(Jewish Link of New Jersey/JNS.org) At a time of heightened tension between diaspora Jewry and the state of Israel over religious issues, the Israeli Chief Rabbinate sought to distance itself from a controversial alleged “blacklist” of 160 diaspora rabbis.
Ashkenazi Chief Rabbi of Israel David Lau’s office this week said Lau is “stunned” by the purported blacklist, which includes prominent American and Canadian Orthodox leaders. The diaspora rabbis were reported as having been banned by the Chief Rabbinate from performing conversions and/or confirming the Jewish status of immigrants. But both the list and its implications were mischaracterized, sources said.
The Jewish Link of New Jersey obtained a letter from Rabbi Moshe Dagan, the Chief Rabbinate’s director-general, to Rabbi Reuven Tradburks, the Rabbinical Council of America’s (RCA) representative in Israel, which states, “The list that was released is not ‘a list of rabbis who are not recognized or authorized.’ Rather, it is a list of rabbis who received a response of ‘not recognized’ for some reason or other by the Division of Personal Status and Conversion of the Chief Rabbinate of Israel for whatever documents concerning marriage they had presented.” RCA Executive Vice President Rabbi Mark Dratch confirmed the correspondence between his organization and the Chief Rabbinate.
Rabbi Gil Student, editor-in-chief of the Torah Musings website, called the alleged blacklist “a list of rejections without the necessary information to draw meaningful conclusions.”
“[The list] doesn’t say why [diaspora rabbis’] letters were rejected,” he said. “Was it because the letter lacked a date stamp, or because the signature didn’t match the letterhead or some other bureaucratic reason? No information.”
Rabbi Yehoshua Fass, co-founder of the Nefesh B’Nefesh aliyah agency, found his name on the “blacklist.” But Lau met with him July 11 to address the issue and reject any rumors regarding Fass’s status. “I regret that this incident may have called your reputation into question. The Chief Rabbinate recognizes and appreciates you as a rabbi and all that you have done for the Jewish people,” Lau told Fass.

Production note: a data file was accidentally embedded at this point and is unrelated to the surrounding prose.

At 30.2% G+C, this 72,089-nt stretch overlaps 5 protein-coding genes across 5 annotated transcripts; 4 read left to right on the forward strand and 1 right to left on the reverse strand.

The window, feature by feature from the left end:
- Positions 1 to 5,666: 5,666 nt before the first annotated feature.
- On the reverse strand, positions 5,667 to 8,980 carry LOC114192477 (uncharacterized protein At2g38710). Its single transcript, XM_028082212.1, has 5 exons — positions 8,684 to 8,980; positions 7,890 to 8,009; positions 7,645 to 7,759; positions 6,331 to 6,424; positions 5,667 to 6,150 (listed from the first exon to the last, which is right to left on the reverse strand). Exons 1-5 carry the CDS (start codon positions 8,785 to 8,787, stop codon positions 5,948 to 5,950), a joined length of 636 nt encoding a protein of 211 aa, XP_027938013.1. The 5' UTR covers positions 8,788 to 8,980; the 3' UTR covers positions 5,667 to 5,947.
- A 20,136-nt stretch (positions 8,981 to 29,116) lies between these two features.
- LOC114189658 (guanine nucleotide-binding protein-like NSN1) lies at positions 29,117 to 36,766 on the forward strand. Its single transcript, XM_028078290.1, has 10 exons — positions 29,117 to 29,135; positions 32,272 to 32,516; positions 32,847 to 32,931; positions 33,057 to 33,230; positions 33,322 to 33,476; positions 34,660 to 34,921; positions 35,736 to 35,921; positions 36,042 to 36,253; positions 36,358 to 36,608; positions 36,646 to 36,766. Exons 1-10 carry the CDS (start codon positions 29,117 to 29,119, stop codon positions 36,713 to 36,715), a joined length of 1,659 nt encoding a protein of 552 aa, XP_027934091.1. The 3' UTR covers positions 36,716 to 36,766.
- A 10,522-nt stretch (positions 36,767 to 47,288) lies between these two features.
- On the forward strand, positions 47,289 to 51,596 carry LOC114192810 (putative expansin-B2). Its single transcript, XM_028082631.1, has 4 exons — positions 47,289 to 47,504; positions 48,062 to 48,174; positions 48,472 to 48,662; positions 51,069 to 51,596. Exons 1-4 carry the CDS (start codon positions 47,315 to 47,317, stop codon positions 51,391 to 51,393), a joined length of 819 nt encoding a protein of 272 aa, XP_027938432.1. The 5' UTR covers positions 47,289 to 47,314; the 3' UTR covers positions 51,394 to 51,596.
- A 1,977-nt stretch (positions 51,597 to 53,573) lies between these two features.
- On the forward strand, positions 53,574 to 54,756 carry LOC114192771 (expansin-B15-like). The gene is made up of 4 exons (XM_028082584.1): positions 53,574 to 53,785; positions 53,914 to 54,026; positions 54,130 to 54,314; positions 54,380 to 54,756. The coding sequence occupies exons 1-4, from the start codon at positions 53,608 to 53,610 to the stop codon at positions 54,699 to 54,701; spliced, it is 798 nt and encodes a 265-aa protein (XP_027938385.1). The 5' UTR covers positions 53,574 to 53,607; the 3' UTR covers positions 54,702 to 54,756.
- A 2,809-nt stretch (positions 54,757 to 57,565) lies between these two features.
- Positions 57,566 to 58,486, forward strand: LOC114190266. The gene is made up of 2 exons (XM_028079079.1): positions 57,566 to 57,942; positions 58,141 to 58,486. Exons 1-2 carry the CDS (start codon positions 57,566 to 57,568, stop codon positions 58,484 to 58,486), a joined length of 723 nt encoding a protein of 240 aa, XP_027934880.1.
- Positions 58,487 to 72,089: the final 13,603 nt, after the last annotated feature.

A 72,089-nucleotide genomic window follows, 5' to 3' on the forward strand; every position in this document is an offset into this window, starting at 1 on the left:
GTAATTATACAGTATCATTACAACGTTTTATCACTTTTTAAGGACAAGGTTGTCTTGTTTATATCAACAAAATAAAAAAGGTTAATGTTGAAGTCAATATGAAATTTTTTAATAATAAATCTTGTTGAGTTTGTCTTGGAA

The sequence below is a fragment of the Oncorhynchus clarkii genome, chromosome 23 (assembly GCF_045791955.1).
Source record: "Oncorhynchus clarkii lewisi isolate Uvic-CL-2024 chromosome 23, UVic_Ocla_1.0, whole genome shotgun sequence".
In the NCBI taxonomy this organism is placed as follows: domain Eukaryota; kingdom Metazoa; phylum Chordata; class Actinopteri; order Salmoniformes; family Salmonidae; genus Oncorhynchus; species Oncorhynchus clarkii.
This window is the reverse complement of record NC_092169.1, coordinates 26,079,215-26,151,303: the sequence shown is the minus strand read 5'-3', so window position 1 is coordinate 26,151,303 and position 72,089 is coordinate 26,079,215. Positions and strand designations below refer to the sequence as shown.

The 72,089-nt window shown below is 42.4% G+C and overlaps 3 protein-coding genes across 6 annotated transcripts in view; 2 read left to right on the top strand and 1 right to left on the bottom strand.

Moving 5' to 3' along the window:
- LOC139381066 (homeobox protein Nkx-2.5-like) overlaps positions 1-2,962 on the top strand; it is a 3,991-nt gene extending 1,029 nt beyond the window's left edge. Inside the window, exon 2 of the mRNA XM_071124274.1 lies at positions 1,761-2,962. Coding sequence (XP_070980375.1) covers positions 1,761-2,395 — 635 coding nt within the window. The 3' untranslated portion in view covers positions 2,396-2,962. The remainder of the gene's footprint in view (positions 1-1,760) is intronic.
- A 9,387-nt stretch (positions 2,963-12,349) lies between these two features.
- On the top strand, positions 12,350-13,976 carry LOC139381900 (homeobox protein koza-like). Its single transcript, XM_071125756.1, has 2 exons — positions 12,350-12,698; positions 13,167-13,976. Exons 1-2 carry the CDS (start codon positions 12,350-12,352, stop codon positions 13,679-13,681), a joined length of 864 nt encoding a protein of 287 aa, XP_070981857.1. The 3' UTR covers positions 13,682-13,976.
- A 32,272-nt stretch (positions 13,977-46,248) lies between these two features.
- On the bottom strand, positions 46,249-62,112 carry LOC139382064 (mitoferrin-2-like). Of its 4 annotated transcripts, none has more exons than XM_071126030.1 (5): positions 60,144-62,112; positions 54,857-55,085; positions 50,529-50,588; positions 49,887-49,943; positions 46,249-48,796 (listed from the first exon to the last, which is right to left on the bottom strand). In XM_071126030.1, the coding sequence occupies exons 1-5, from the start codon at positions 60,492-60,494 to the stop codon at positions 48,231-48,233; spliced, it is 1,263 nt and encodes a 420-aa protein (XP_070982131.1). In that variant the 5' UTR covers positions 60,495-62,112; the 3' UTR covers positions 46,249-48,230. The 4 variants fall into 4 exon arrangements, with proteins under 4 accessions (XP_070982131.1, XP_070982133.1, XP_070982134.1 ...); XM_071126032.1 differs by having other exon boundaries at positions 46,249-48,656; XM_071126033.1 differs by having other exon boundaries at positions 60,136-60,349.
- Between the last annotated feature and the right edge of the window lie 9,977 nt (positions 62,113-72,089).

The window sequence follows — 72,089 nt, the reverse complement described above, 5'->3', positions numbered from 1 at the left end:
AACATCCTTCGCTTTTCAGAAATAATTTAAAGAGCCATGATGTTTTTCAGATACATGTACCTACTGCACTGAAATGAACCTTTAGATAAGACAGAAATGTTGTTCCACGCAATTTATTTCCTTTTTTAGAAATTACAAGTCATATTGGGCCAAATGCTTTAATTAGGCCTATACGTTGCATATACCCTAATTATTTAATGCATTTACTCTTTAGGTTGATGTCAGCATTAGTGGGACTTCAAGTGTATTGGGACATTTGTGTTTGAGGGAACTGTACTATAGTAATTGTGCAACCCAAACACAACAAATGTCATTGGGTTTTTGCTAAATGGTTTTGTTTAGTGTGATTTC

After the meeting, Fass said, “The Rabbinate should serve as a shining example of unity and connectivity within Judaism and promote its positive values in order to bridge any divides and prevent sinat chinam (baseless hatred).” Fass expressed hope that a healing process would develop between the Chief Rabbinate and diaspora rabbis.
The alleged blacklist of Orthodox rabbis comes amid tension between Israel and America’s Reform and Conservative Jewish movements, in relation to the issues of conversion and egalitarian prayer at the Western Wall. The Israeli cabinet had advanced a bill seeking to consolidate all conversions to Judaism within Israel under the auspices of the Chief Rabbinate, but in late June, Prime Minister Benjamin Netanyahu announced a deal to delay the bill by six months while a government-appointed committee examines the issue.
CAP: Rabbi Yehoshua Fass (left), co-founder of the Nefesh B’Nefesh aliyah agency, meets with Ashkenazi Chief Rabbi of Israel David Lau after Fass had found his name on an alleged Chief Rabbinate “blacklist” of diaspora rabbis.